Julian Norman Koenig
April 22, 1921
|Died||June 12, 2014(aged 93)|
|Parent(s)||Minna Harlib Koenig|
|Family||Lester Koenig (brother)|
Early life and education
Koenig was born to a Jewish family in Manhattan, New York City, the son of Minna (Harlib) and Morris Koenig. He was from a family of lawyers and judges. He studied at Dartmouth College and briefly at Columbia Law School. Before finishing law school he dropped out to write a novel and later found his way into the advertising industry. Koenig served four years in the United States Army Air Forces, 1942–1946. In 1946, Julian became half owner of a semi-pro baseball team, the Yonkers Indians, with his friend, writer Eliot Asinof. The team went bankrupt during its second season under their ownership, in part because there were no women's bathrooms at the Indians' ball park. Julian Koenig's older brother was Lester Koenig, a screenwriter, film producer, and the founder of the jazz record label, Contemporary Records.
Koenig originated many famous advertising campaigns. While working at the advertising firm Hirshon Garfield he designed the Timex torture test commercials which featured the tagline "Timex: It takes a licking and keeps on ticking". At the firm DDB, he and Helmut Krone created the legendary "Think Small" and "Lemon" ads for Volkswagen under the supervision of William Bernbach. The "Think Small" ad was voted the No. 1 campaign of all time in Advertising Age's 1999 “The Century of Advertising." In 1960, Frederic S. Papert, an account manager from Kenyon & Eckhardt, persuaded Koenig and George Lois to start up their own creative hot shop, PKL. In 1962, they broke an industry taboo by doing an IPO. Within years several other agencies followed their lead. Koenig was on Senator Gaylord Nelson's 1969 committee that established Earth Day on April 22. Koenig coined the name "Earth Day". Koenig later stated that he was inspired by the fact that “Earth Day” rhymes with “birthday” (April 22nd was also Koenig’s birthday).
Weirdly, there have been a handful of other people who have also claimed credit for coming up with "Earth Day"—and Gaylord Nelson, who wasn't actually involved in the decision, tossed out a couple cockamamie stories about Wisconsin people over the years, which I think I got corrected in his mind before his death. The author was definitely Julian. At the time, my staff and I had a problem with the name Gaylord had originally placed on our effort to launch a modern environmental movement: "Environmental Teach-In." "Teach-In" was proving to be a serious turn-off to a lot of people who wanted to protest and change things, not debate them. Plus, it was boring. Julian called us at about that time, volunteering to help us if we ever wanted to do some ads. I knew of PKL as the hottest shop on Madison Ave, so I candidly described the problem to him and said we really needed a new name. Something that could comfortably include moderates and political newbees while not alienating the seasoned activists we needed to enlist across the country to actually build the events. He said, "Gimme a few days." A few days later, we received a set of tear sheets for a full-page newspaper ad to announce the campaign. He offered a bunch of possible names—Earth Day, Ecology Day, Environment Day, E Day—but he made it quite clear that we would be idiots if we didn't choose Earth Day. Over beer and pizza the following evening, my 20-something staff and I concurred, and quickly placed the ad in the NOTWIR section of the Sunday NYT. Thus was born what remains the strongest "brand" in the environmental field. Earth Day has now been observed in more than 175 nations. "Earth Day" is transparent and resonant in essentially every language in the world.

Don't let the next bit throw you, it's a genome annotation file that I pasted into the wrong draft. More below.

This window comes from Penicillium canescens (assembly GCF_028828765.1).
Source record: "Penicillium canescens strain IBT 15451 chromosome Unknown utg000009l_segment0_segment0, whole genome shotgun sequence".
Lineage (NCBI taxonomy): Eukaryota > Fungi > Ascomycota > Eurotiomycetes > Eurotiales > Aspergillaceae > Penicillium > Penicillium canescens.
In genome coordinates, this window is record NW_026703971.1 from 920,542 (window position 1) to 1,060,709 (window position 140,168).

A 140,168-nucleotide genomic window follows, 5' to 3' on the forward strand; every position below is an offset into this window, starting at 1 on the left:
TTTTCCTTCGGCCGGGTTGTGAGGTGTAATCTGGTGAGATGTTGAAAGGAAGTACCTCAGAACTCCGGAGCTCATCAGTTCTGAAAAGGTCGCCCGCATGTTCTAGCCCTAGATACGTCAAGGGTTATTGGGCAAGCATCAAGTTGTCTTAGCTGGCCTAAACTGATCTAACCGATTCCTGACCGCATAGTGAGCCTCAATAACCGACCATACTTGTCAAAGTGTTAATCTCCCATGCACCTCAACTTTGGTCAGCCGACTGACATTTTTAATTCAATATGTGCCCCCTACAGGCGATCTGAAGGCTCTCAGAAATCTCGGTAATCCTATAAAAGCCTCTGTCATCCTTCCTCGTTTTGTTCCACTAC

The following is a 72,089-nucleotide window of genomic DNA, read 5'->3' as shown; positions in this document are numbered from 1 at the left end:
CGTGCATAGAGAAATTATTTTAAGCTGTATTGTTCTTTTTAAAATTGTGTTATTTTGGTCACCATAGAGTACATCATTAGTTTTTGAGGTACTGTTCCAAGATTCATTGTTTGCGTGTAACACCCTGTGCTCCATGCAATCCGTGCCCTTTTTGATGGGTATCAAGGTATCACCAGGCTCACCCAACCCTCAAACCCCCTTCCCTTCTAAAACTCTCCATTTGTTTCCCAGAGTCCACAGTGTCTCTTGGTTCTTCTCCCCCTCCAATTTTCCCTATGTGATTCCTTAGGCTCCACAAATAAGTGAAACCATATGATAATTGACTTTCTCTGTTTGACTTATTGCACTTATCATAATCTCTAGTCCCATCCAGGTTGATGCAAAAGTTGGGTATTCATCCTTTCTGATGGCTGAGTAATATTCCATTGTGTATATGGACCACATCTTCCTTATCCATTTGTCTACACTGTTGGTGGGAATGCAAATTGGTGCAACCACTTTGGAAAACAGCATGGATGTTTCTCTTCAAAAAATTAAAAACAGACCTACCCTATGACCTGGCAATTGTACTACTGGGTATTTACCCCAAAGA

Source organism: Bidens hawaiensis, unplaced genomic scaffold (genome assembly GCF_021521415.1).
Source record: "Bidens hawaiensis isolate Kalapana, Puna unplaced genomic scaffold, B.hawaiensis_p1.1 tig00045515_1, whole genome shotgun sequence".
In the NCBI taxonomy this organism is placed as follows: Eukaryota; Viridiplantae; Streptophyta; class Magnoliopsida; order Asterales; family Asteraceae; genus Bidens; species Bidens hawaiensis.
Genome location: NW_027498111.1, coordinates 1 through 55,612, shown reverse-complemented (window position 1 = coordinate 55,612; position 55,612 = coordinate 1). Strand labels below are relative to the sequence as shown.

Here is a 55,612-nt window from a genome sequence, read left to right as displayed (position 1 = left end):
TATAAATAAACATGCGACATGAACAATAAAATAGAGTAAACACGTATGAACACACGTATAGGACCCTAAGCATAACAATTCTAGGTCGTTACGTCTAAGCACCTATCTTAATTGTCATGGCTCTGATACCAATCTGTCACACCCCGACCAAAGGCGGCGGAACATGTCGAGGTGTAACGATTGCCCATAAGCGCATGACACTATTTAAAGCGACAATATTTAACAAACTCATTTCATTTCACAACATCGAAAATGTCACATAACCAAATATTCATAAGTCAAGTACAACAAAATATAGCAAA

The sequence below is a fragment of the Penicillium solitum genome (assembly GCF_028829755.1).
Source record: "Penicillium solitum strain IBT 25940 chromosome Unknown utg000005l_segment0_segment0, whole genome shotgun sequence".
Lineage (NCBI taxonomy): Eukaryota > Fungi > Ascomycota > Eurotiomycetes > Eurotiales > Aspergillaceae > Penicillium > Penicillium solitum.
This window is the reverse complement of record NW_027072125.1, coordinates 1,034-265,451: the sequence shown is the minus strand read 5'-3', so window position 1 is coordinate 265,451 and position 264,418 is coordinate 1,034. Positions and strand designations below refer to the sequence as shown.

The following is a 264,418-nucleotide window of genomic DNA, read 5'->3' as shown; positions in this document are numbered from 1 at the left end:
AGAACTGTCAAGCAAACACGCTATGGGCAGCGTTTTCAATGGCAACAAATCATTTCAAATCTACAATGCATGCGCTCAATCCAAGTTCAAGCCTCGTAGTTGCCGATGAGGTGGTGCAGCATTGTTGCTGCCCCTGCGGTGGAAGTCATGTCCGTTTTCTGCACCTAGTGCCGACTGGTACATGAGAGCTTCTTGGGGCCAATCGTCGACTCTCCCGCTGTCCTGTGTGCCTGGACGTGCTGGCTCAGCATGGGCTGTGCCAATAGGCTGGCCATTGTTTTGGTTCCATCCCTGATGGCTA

In 1970, copywriter Jerry Della Femina wrote of Koenig:
"There was a period about eight years ago when it seemed that Julian Koenig was the copywriter on every great ad that was ever written. I spent my first five years in this business trying to emulate Mr. Koenig. I wasn't alone. Ask any top copywriter who he followed early in his career and almost to a man, they'll mention Julian Koenig."
Koenig was married twice. His first wife was Aquila Wilson Connolly. They had two children: Pauline "Pim", an artist; and John, a businessman and horse racing enthusiast. They later divorced. His second wife was Maria Eckhart with whom he had two daughters: Antonia, an attorney and social worker; and Sarah, a producer for the public radio show This American Life and host of acclaimed podcast Serial. They also divorced.
Koenig died in Manhattan on June 12, 2014.
- Jewish Virtual Library: "Modern Jewish History: Advertising" retrieved May 4, 2017
- The East Hampton Star: "Julian Koenig, 93, Legendary Ad Man" Archived 2018-08-19 at the Wayback Machine June 26, 2014
- Fox, Stephen (1997). The Mirror Makers. New York: Illini Books. p. 386. ISBN 0-252-06659-6.
- Tungate, Mark (2007). Adland: A Global History of Advertising. New York: Kogan Page Publishers. p. 278. ISBN 0-7494-4837-7.
- Jarrett, Michael (August 30, 2016). Pressed for All Time: Producing the Great Jazz Albums from Louis Armstrong and Billie Holiday to Miles Davis and Diana Krall. The University of North Carolina Press. pp. 19–20.
- Garfield, Bob. "Top 100 Advertising Campaigns". Advertising Age. Retrieved 26 July 2010.
- Yardley, William (2014-06-17). "Julian Koenig, Who Sold Americans on Beetles and Earth Day, Dies at 93". The New York Times. ISSN 0362-4331. Retrieved 2019-02-21.
- Della Femina, Jerry (August 1970). "Julian Koenig and other short stories". Marketing/Communications: 21.
- The Journal News: "Aquila Koenig Obituary" August 14, 2007
- The East Hampton Star: "Peter Matthiessen, Author, Explorer, Zen Priest, Dead at 86" by David E. Rattray April 6, 2014
- New York Times: "Julian Koenig, Who Sold Americans on Beetles and Earth Day, Dies at 93" by William Yardley June 17, 2014